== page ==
Grandma killed in head-on crash with careless bin lorry driver
A careless bin lorry driver has admitted causing the death of a grandma of seven in a horrific crash. Lynda Rogers, who has seven grandchildren, died when the lorry smashed into her car on the A511. The tragedy happened in December 2020, but now driver Mark Wyatt has appeared in court to admit he was to blame.
It comes after Mrs Rogers, 70, was described as "feisty and determined" by family. She died at the scene of the smash in Swannington Road, in Ravenstone, just outside Coalville. And Wyatt appeared at Leicester Crown Court yesterday, June 13.
READ MORE: Man arrested on suspicion of drink driving after car crash in Burton He was given a 10-month suspended sentence for causing death by careless driving. The AA came in for criticism from the judge during the hearing, as Wyatt clipped the rescue service's broken-down pick-up truck before careering head-on into Mrs Rogers' car.
The judge criticised the AA for failing to make sure the pick-up truck was visible in the road, as its hazard lights were not working - and not making sure the married couple inside were waiting a safe distance from the vehicle. The bright orange pick-up truck broke down on a section of Swannington Road with a 30mph limit which had cones put down due to resurfacing work. Its hazard lights were switched on, but not working and the couple inside had already been visited by one driver from the AA, who summoned a larger tow-truck to move their vehicle - but its arrival was delayed by about one-and-a half hours.The scene of the crash. (Image: Leicester Mercury)
Wyatt, who worked for North West Leicestershire District Council then came down the road behind the pick-up truck at 38mph carrying a load of cardboard.
He failed to see the Ranger, even though it would have been visible from 100-to-200 yards away, despite the damp and drizzly conditions and clipped it without braking. The bin lorry then careered onto the other side of the road and hit Mrs Rogers' oncoming Ford Focus, before continuing onto an embankment and tipping over. Passing motorists, including an off-duty nurse, stopped to help, but Mrs Rogers was pronounced dead at the scene, LeicestershireLive reports.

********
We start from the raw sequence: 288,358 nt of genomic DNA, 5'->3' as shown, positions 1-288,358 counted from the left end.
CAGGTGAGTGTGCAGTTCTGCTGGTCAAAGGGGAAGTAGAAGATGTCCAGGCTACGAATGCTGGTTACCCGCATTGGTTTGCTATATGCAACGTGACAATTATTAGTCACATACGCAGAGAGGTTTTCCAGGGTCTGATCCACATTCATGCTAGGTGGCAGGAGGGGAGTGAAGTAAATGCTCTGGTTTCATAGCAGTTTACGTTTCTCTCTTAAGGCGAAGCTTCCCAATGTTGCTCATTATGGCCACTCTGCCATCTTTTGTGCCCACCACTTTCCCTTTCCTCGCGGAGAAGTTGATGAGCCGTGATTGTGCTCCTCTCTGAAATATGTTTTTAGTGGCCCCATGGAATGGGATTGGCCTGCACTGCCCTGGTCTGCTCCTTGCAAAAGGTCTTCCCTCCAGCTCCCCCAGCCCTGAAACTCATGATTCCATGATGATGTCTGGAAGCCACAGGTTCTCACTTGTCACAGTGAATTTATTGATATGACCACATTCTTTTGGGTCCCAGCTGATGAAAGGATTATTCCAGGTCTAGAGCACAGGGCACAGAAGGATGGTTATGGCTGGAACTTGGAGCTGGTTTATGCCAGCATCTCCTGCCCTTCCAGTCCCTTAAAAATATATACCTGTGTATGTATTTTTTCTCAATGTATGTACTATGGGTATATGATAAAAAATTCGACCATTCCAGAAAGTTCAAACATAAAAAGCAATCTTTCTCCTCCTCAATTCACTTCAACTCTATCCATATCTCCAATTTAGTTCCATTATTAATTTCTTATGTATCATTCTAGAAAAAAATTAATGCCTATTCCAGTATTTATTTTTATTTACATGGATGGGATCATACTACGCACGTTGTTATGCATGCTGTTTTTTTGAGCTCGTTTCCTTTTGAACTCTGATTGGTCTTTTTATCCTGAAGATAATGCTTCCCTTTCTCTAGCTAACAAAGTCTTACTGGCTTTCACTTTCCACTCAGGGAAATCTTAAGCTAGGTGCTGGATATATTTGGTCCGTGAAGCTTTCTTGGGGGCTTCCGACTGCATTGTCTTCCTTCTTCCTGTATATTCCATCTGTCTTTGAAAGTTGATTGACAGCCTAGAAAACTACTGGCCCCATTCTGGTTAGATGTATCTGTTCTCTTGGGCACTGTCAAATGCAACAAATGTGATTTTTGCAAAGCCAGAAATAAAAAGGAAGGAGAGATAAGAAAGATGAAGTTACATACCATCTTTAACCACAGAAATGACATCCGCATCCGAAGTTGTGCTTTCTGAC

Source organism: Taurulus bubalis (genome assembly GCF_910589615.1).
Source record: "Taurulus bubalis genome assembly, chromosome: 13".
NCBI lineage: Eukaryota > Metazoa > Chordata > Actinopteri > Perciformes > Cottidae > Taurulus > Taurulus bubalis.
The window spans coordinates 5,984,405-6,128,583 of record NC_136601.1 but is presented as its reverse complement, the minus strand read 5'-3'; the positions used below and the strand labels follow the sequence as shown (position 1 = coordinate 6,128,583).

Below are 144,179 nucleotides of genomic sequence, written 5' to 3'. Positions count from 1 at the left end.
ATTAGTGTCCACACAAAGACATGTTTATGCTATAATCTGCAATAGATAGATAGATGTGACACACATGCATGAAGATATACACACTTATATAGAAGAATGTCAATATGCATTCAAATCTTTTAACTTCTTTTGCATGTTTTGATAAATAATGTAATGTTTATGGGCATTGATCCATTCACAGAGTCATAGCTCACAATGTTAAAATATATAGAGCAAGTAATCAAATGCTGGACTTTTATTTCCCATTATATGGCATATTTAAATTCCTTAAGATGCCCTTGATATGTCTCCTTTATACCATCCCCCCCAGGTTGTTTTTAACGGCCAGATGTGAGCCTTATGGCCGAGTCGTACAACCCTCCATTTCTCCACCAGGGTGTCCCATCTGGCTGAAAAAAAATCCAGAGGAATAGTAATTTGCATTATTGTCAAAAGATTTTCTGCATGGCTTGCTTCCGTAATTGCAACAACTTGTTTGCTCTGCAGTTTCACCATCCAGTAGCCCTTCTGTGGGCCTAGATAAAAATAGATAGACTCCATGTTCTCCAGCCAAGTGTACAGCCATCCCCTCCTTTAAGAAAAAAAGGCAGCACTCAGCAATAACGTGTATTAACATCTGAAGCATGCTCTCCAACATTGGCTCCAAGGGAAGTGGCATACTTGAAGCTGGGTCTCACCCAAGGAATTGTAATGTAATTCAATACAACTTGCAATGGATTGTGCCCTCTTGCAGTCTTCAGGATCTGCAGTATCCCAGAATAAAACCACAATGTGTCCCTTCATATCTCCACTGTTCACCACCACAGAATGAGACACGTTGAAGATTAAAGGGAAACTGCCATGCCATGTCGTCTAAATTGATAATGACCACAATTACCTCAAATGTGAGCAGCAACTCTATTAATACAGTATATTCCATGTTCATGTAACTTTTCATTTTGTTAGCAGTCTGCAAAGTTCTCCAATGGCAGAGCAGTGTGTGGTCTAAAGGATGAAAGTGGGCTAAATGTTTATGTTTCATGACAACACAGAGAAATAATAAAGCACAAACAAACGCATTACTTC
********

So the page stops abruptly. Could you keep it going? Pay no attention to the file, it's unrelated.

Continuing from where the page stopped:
The wife in the pick-up truck also suffered neck and shoulder injuries and, the court heard, the crash had left the couple mentally scarred.The accident saw emergency services flock to the scene. (Image: Leicester Mercury)
Elizabeth Reeves, one of Mrs Rogers' three grown-up daughters, read a moving statement on behalf of her heartbroken family. She described her mother "amazing, strong and caring" and a much-loved "feisty and determined" adventurous overseas traveller, who was on her way back from clay pigeon shooting when she died. She added Mrs Rogers adored her grandchildren and family occasions were now "tainted with sadness" without her.
Her other two daughters attended the hearing via video link, but left briefly while CCTV footage of the fatal collision was played. Wyatt, of Millfield Crescent, Braunstone, Leicester, has since lost his job. He has no previous convictions, the court heard.
In interview, the divorced father-of-three grown-up children, described feeling "devastated" by the fatality. He is currently on medication for anxiety and depression. Ian Bridge, mitigating, said the defendant was full of remorse and wished he could "turn back the clock".
He added: "It was a tragic mistake and he's so very sorry for what he's done - and it will be very upsetting to hear of the impact that Mrs Rogers' death has had on her daughters. "He thinks about what happened every day. It wasn't until the last one or two seconds that he realised the Ford Ranger - without hazard warning lights - was not moving."
Judge Keith Rayner said: "No sentence I pass is going to give life back to Lynda Rogers and that's the tragic reality." He added: "I take the view the actions of the AA contributed to the commission of the offence." The AA man, who initially attended the breakdown, made a statement in which he said he considered it had been left in a "safe position" awaiting a bigger tow-truck and was on a straight stretch of road when the weather was clearer and brighter and before it was known the hazard warning lights had stopped working. Wyatt's 10 month jail sentence was suspended for two years.
He was also banned from driving for three years, ordered to do 120 hours of unpaid work and pay GBP500 costs.